November 26, 2012

Economic Language

In Gate's article I was most intrigued by the idea of the economic factors of language. Gates stated in his article that literacy is " the emblem that links racial alienation with economic alienation" (Gates, 6) This thought can apply to so many places today in 2012. For me, I automatically thought of lower reading and writing levels in impoverished areas in the US as well as many countries across the globe.  I thought of different uses of slang and jargon by people of different economic statuses. Gates used the example of Phillis Wheatley, a slave who wrote a book of poems and had to go up against a council of 18 judges to prove that she was the one who wrote them. From this example he worked to the point of saying that when slaves began to write they were seen as more human? On page 12 he said "Writing stood as a complex 'certificate of humanity'". Is it because writing is a form of communication? Intelligence? Learning ability? I think this is a powerful statement, while I may be taking this a little out of context, and I definitely can see where he is coming from in this argument but there's so many factors that I'm not sure I agree with it completely.

Another thing that really stood out to me was the passage on page eleven when Gates discussed the idea that a voice through writing created a face. "The very face of the race was contingent upon recording the black voice. Voice presupposed a face, but also seems to have been  thought to determine the very contours of the  black face." (Gates, 11) As a reader, I've always tried to put a face to the voice of an author so this was a concept I could grasp but when I was reading this article I didn't realize that Gates was African American until the end. I didn't really think about it at all. The idea that a voice actually creates a physical "face" is something that makes me think because it's something that I do all the time but don't realize. It's an innate response for me.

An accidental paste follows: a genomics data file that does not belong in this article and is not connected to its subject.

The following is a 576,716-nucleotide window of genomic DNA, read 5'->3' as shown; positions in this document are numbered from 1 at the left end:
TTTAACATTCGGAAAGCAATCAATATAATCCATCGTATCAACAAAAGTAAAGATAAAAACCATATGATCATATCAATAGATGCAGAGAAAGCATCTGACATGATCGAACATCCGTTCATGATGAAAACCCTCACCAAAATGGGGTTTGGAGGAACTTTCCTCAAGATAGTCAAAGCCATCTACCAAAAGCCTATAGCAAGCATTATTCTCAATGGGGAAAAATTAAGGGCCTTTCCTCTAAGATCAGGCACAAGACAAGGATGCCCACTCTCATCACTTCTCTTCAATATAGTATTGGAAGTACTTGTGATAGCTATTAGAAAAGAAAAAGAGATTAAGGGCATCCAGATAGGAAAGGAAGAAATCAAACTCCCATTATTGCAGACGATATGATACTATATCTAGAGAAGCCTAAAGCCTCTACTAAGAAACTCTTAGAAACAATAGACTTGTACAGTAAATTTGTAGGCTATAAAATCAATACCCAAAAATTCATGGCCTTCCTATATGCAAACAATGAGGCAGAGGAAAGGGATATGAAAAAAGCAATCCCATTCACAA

1 comment:

tyreekminor said...

I believe that Gates was correct in his notions that the voice in a writing creates a face that should presupposed. The author's, more so the character's face, is mostly constructed through the writing itself. We have a voice in which to reference in the shaping and perceiving of one's personality and little else. When a dynamic personality is portrayed and made important, a reader's innate response is to construe a visual of that character or author, just as you said it is an innate response for you to do so.
I would very much like to know what claims from Gates' argument you disagree with. Writing very much did stand for a 'certificate of humanity,' the ability to articulate and reflect and capacity to educate oneself, a distinction between human and beast. A powerful statement, yes, but one that has been proven time and time again in many nations where a ruling class kept power due to their education. What factors do you speak of that lead to our disagreement?

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